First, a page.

My plans for the summer are to go back to the state of Iowa where I have a few historic preservation jobs awaiting me. I am excited to get to work and preserve some of the historic places that have been important to me since I was young. The biggest project for the summer will be researching my thesis. I will spend much of this time happily sifting through old letters and archives in Missouri and Iowa to develop my thesis. Only a history student would love to spend the beautiful summer days locked away in an archive and reading old manuscripts. But I am sure I will make it to the river for a little kayaking and relaxation, one cannot spend all their time living in the past. I am looking forward to another year at SEMO and the chance to meet new students coming in for the new year. If next year is as entertaining, fun, and, at times, stressful in a good way as this year, it will hard to leave SEMO.


Thursday, April 13, 2017

Current Experiences in the State Historical Society of Missouri

Katie Lewis came to Southeast Missouri State University in the Spring of 2017. Katie was awarded a Graduate Assistantship due to her amazing educational and professional background. In this blog, she tells us a little about her experiences here at SEMO during her first semester. 

In January, I started my Graduate Assistantship at the State Historical Society of Missouri, Research Center. Most days at the research center consist of going through old documents from the Oliver Law Firm; this is an ongoing project that the center has been working since before I started working there. When I go through the documents, I very carefully remove staples, paper clips, and other metal objects from them; by removing the metal from the documents it helps preserve the papers a little longer. Other days in the center, I get to go through old photos that have been donated to the center; most of these photos end up on the State Historical Society's online database. On our busier days, we have people that come in to do research; on these days I normally just copy documents for the researchers. When there is not much to do around the center, I spend my time reading for my classes.
So far everything is going well at the State Historical Society. I'm excited to get to learn more about the history of Missouri by working at the State Historical Society as well as how to properly archive items that we receive in the center. I cannot wait to see what the next two years have in store for me at the State Historical Society of Missouri.

Wednesday, February 8, 2017

Field Experience at Summerseat in Ettrick, Virginia

During the Fall 2016 semester at SEMO I had an awesome opportunity to work with HistoriCorps for five weeks gaining hands on field experience in Historic Preservation in Ettrick, Virginia. Through an agreement between Southeast Missouri State Univeristy’s Department of History and HistoriCorps Institute, funded by donations from Historic Preservation Alumni, I completed my graduate level Advanced Project in Applied History working to restore an 1860’s Italianate house. Not only was I able to meet the requirements for my AP, I was also able to earn HistoriCorps Institute’s Certificate of Achievement in Heritage Conservation and Construction. What this means is that I have the experience and skills needed to work within the Secretary of the Interior’s Standards for Treatment of Historic Properties with Guidelines for Preserving, Rehabilitating, Restoring, and Reconstructing Historic Buildings. This experience helped to expand my education with SEMO that incorporated all the Secretary of the Interior’s Standards for Historical Documentation, Architectural and Engineering Documentation, Registration, and Preservation Planning.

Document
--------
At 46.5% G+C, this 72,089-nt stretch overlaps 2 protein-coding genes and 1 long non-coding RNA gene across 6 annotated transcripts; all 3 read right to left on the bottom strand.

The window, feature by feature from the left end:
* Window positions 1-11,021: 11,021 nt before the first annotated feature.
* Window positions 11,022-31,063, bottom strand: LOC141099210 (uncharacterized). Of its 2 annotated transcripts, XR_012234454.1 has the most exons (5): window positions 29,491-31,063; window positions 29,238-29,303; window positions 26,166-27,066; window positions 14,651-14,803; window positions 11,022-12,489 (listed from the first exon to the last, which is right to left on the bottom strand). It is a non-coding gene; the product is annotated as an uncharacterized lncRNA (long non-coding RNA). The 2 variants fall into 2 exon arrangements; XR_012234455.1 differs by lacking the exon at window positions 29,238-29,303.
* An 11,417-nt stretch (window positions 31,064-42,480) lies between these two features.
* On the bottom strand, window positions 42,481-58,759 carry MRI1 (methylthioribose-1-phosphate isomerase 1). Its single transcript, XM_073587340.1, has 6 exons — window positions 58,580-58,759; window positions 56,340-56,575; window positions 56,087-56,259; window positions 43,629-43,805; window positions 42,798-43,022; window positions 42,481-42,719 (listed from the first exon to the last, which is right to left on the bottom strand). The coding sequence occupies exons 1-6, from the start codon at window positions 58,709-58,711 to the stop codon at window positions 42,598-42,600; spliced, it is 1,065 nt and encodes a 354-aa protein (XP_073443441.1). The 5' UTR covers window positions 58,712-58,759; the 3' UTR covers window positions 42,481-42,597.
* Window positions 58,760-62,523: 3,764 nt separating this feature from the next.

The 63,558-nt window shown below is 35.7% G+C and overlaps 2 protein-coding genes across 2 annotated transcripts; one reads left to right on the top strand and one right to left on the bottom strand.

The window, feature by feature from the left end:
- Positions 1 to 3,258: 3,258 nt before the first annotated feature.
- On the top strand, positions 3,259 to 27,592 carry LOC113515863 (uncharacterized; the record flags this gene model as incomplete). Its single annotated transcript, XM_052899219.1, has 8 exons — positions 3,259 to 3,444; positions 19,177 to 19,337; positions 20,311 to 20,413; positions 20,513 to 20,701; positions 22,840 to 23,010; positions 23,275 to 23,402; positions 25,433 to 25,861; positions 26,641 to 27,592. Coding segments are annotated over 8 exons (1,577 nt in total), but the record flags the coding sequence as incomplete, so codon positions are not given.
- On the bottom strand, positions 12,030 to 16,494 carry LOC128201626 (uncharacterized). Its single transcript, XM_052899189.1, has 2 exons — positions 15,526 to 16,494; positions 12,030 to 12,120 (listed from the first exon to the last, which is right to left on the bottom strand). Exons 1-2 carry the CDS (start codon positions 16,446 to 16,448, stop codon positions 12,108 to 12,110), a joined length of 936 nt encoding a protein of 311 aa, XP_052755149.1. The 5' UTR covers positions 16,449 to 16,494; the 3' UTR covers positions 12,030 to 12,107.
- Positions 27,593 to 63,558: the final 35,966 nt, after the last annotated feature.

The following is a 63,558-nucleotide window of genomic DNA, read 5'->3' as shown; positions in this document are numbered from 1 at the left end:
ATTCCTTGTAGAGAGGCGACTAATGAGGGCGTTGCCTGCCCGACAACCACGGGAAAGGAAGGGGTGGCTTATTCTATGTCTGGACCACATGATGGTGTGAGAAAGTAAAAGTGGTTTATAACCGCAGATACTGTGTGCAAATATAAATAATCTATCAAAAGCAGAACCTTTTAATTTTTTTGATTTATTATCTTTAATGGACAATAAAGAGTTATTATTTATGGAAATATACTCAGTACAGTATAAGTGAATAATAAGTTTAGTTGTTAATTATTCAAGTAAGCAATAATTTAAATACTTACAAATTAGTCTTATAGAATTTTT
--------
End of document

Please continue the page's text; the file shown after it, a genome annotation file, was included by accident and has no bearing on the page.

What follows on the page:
Week One at Summerseat, Ettrick, VA
HistoriCorps is a nonprofit organization whose goal is to preserve historic structures on public lands in the United States by utilizing volunteer and student workers and funding provided by various types of grants. HistoriCorp began in Colorado in 2009 and quickly spread across the nation. They have since completed work on over 138 buildings and structures. The project I was involved with was the restoration on Summerseat in Ettrick, Virginia. This building is ca. 1860’s Italianate, with an elevated brick basement. There is also a two story addition, ca. 1880. The building was restored through funding provided by the Cameron Foundation, a 501(c) whose focus is on the improvement of Petersburg and the surrounding areas. Through an intricate agreement between the Cameron Foundation, Virginia State University, and Concerned Citizens of Ettrick group, HistoriCorps was contacted to restore the building for reuse. Though the final intended purpose of the building had not yet been decided by the time I had finished with project, the general hope is that the house will be used in some way to represent the mill workers and carpenters in the Ettrick area in the 1860’s. Additionally, it is one of few remaining buildings of the Ettrick Historic District, and the only one of its type.

During my time there, my direct focus was the restoration work on Summerseat, though I was afforded multiple opportunities to speak with volunteers and professionals from different backgrounds and gain a better understanding of their involvement with Historic Preservation. I made multiple connections, learned new perspectives, was educated on new resources, and interacted with historic preservation in a real world setting. I still remain in contact with many of them.
I was in Virginia for 5 weeks, working with different volunteers. Each week with HistoriCorps incorporated something new, while building on what we had learned before. Natalie Henshaw and Mike Reigert, both with fantastic credentials, were excellent in educating us on masonry. Answering questions, giving demonstrations, and supervising our work allowed all of us present to leave with a strong foundation to continue building on what we had learned while working with them.